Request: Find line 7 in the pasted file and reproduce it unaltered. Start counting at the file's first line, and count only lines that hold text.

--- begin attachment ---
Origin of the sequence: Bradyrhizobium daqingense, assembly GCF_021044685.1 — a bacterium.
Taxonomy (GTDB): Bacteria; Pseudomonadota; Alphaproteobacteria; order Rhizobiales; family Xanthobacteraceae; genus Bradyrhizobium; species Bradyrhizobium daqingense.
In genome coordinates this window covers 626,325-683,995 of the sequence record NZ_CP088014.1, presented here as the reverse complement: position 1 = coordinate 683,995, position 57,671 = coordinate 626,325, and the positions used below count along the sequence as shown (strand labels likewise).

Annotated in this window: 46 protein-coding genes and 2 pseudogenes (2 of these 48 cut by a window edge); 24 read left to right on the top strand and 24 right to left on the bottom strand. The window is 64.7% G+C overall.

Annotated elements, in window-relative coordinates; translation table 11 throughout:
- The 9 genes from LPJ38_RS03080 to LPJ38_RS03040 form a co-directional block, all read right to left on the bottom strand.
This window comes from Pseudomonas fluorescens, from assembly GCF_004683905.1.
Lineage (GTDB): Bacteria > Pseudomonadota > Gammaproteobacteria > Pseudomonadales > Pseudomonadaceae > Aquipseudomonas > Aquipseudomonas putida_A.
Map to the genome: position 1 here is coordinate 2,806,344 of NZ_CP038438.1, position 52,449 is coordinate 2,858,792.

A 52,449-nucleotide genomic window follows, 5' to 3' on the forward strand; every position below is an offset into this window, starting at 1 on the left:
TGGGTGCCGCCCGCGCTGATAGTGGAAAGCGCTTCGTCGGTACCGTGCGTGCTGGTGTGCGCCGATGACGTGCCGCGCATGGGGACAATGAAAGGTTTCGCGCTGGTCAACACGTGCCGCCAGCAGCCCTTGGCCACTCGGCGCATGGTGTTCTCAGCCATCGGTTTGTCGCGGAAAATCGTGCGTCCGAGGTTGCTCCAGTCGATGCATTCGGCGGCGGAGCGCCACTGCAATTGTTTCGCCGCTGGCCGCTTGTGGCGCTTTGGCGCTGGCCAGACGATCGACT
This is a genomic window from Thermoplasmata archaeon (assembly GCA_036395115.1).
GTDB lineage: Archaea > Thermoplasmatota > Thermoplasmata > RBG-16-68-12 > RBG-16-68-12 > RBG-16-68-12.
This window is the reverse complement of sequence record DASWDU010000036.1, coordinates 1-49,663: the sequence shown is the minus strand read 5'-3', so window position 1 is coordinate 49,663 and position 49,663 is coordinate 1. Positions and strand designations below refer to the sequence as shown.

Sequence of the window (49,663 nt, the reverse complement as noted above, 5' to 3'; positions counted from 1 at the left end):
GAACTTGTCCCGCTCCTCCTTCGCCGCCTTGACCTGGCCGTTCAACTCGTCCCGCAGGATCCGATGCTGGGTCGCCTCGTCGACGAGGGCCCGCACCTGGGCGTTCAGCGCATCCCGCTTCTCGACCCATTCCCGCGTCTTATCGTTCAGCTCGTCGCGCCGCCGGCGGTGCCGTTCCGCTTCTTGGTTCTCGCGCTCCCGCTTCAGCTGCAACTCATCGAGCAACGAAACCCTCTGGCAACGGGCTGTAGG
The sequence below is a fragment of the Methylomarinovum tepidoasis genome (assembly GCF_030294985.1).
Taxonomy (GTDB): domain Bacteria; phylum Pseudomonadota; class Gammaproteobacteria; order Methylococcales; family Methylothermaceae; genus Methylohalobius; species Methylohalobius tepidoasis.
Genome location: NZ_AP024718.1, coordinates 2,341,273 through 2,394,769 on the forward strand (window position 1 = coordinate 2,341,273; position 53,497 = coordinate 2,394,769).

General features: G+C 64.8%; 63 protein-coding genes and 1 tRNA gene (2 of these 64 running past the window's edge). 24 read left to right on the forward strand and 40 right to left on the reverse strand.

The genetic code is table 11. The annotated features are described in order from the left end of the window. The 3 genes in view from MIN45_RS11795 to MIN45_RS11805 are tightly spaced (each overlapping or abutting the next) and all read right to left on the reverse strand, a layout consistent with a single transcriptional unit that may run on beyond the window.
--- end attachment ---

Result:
This window comes from Pseudomonas fluorescens, from assembly GCF_004683905.1.